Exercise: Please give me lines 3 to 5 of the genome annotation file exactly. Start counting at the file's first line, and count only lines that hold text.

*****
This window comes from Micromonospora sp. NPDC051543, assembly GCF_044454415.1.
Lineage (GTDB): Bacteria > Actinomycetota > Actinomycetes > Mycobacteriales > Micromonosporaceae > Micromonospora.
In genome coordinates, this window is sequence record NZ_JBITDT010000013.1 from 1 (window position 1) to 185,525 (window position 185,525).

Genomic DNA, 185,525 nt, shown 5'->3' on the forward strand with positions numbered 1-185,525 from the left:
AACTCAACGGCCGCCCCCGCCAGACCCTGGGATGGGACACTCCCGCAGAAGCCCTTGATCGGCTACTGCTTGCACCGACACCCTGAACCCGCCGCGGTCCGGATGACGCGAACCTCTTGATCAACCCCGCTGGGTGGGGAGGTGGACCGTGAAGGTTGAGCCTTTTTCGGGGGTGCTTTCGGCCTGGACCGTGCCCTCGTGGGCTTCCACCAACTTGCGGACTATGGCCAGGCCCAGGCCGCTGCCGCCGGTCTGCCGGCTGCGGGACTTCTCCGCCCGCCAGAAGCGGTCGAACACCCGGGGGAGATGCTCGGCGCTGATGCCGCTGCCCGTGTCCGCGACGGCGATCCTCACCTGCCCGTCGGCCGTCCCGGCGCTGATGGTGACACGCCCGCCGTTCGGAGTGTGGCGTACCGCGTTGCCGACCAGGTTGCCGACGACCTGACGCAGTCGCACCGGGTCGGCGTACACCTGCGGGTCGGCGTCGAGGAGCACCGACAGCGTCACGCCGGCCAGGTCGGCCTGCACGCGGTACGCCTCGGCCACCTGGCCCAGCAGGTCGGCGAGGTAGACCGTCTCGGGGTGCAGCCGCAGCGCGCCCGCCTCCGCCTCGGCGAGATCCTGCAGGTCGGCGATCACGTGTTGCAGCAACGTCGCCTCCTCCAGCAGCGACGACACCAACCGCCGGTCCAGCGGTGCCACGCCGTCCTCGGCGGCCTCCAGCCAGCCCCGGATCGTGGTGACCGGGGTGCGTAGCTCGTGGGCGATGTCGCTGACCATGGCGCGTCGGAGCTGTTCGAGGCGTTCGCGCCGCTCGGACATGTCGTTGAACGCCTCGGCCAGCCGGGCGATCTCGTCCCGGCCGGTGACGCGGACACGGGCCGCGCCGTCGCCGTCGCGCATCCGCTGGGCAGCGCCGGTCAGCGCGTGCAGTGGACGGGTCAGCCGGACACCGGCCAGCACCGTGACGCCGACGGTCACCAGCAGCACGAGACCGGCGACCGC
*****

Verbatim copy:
In genome coordinates, this window is sequence record NZ_JBITDT010000013.1 from 1 (window position 1) to 185,525 (window position 185,525).

Genomic DNA, 185,525 nt, shown 5'->3' on the forward strand with positions numbered 1-185,525 from the left:
AACTCAACGGCCGCCCCCGCCAGACCCTGGGATGGGACACTCCCGCAGAAGCCCTTGATCGGCTACTGCTTGCACCGACACCCTGAACCCGCCGCGGTCCGGATGACGCGAACCTCTTGATCAACCCCGCTGGGTGGGGAGGTGGACCGTGAAGGTTGAGCCTTTTTCGGGGGTGCTTTCGGCCTGGACCGTGCCCTCGTGGGCTTCCACCAACTTGCGGACTATGGCCAGGCCCAGGCCGCTGCCGCCGGTCTGCCGGCTGCGGGACTTCTCCGCCCGCCAGAAGCGGTCGAACACCCGGGGGAGATGCTCGGCGCTGATGCCGCTGCCCGTGTCCGCGACGGCGATCCTCACCTGCCCGTCGGCCGTCCCGGCGCTGATGGTGACACGCCCGCCGTTCGGAGTGTGGCGTACCGCGTTGCCGACCAGGTTGCCGACGACCTGACGCAGTCGCACCGGGTCGGCGTACACCTGCGGGTCGGCGTCGAGGAGCACCGACAGCGTCACGCCGGCCAGGTCGGCCTGCACGCGGTACGCCTCGGCCACCTGGCCCAGCAGGTCGGCGAGGTAGACCGTCTCGGGGTGCAGCCGCAGCGCGCCCGCCTCCGCCTCGGCGAGATCCTGCAGGTCGGCGATCACGTGTTGCAGCAACGTCGCCTCCTCCAGCAGCGACGACACCAACCGCCGGTCCAGCGGTGCCACGCCGTCCTCGGCGGCCTCCAGCCAGCCCCGGATCGTGGTGACCGGGGTGCGTAGCTCGTGGGCGATGTCGCTGACCATGGCGCGTCGGAGCTGTTCGAGGCGTTCGCGCCGCTCGGACATGTCGTTGAACGCCTCGGCCAGCCGGGCGATCTCGTCCCGGCCGGTGACGCGGACACGGGCCGCGCCGTCGCCGTCGCGCATCCGCTGGGCAGCGCCGGTCAGCGCGTGCAGTGGACGGGTCAGCCGGACACCGGCCAGCACCGTGACGCCGACGGTCACCAGCAGCACGAGACCGGCGACCGC